Wow, Heather! You put a huge effort in to put all that information up. Thanks!!! ☺

Julie Coney said...

WOW! that is lots of great stuff!

kathy@stewards's steno said...

A third WOW! I just perused this article and will come back to it when I have a few hours of uninterrupted time. I've been homeschooling for 8 years and learned quite a bit from this post.

Michelle Smith said...

Heather, what a comprehensive article. I will have to re-read this in order to be sure I remember everything you have mentioned. You definitely touched on some things I did not.

About Boy Scouts, we have found it to be very inexpensive for our son to participate--BUT he does sell popcorn. When he transferred over to the Boy Scout Troop last spring he had several hundred dollars credit saved up from selling popcorn as a cub scout. As a result, Boy Scouts is nearly as inexpensive as 4-H for our family. :)

Dawn said...

Whew! Great job keeping your thoughts together and covering so much! Thank you!

Eve Sanchez said...

I'm only pregnant now but I know I want to homeschool. Your post was great but there is something else I'd like to know...
Do I have to be a teacher to hemescool? Take some classes?
Hire a teacher?

I know I'm capable of teaching and as a matter of fact have always wanted to be a teacher, but would the fact that I'm not be a problem?

Thanks a lot for your time and I'm now following your blog.

Heather said...


I commend you for your conviction to homeschool your child already! You have a marvelous head start over all of us who had to figure out a harder way that it is what we were called to do. You have years to prepare yourself for homeschooling your baby, and the truth is that the Lord will prepare you along the way, giving you the unique talents and gifts needed to best raise your unique child.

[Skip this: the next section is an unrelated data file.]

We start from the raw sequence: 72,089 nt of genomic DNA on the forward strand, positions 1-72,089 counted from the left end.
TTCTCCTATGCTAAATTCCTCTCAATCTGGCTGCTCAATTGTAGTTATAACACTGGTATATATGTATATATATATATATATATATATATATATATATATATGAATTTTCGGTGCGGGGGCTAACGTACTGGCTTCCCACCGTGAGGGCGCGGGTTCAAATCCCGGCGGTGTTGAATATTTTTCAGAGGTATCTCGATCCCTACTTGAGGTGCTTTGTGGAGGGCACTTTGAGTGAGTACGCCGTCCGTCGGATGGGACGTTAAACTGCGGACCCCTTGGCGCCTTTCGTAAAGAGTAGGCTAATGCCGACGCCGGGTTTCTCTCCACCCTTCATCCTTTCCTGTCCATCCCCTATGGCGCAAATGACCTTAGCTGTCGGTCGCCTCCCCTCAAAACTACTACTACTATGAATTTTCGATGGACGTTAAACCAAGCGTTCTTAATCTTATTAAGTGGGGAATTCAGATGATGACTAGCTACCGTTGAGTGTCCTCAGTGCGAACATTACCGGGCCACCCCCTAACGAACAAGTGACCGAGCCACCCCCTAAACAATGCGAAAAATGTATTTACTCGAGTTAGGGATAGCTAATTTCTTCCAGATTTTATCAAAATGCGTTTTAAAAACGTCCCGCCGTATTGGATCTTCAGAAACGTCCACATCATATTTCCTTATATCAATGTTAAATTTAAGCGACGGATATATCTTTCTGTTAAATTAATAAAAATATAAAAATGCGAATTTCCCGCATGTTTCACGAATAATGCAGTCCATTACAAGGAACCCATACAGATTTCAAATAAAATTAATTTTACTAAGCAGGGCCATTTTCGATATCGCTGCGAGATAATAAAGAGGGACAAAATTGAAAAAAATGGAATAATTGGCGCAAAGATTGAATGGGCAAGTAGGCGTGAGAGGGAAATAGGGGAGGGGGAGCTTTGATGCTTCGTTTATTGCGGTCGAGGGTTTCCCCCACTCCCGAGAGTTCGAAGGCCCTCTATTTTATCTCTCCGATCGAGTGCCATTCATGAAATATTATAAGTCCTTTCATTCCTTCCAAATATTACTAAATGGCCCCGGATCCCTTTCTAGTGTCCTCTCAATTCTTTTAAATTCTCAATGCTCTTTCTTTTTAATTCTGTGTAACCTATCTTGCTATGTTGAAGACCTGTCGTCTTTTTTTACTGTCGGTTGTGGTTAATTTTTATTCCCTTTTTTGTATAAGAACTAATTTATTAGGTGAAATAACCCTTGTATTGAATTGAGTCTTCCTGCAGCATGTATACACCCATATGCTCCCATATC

To answer your direct questions: I do have a teaching degree because it makes homeschooling easier in my state, but it is not required. Other parents homeschool with little difficulty with no teaching degree or even a college degree. Each state is different and will require various things to be in compliance with their laws. Check out the HSLDA website. I believe they have links to each state's laws.

Often you can homeschool just by notifying the local authorities of what your curriculum is, and then by providing testing scores or an evaluation at the end of the year.

I wouldn't worry about it yet, though. You have years before this is a concern. Laws will likely change before it is time for your child to register to homeschool. Perhaps join or keep an eye on your state homeschooling organization so you will feel as if you are in the loop and up to date. That is not necessary, though, at this early date.

I'd suggest choosing one homeschooling book to look over each year, and perhaps discuss with your spouse (hopefully) so you will be on the same page when the time comes. I think two good places to start are Educating the Wholehearted Child or A Charlotte Mason Education (I LOVE Charlotte Mason's ideas). You will see a collection of my favorite homeschooling books on the right sidebar. Those are my two favorites.

You start homeschooling the day you bring your baby home. All of the work you do early on to develop character, good habits, and a love for learning will pay off in later years. Read, read, read out loud to your baby. Listen to pleasing, soothing classical music, enjoy pretty pictures, and take nature walks together where you observe and explore nature and appreciate God's creation.

If you do these things, by the time it is time to "start" homeschooling, you will already be well on your way to having a well-educated child who loves to learn all the time. Most of all...enjoy your your child...and have fun.



Kimi Smith said...

One of the best christian home school programs that loving parents should check it the American Academy. We are accredited by the National Association of Private Schools and we are using a Christian-based curriculum known as The School of Tomorrow. Our Christian home school programs were tailored to fit every child’s needs in all aspects. We impose a reward system approach in line with the goals we set for your child in order to keep him motivated in finishing every milestone. Of course, you will be their partners who will physically guide them all throughout the course. With the American Academy, your child will have the experience similar to that of a regular school set up because we also celebrate their graduation.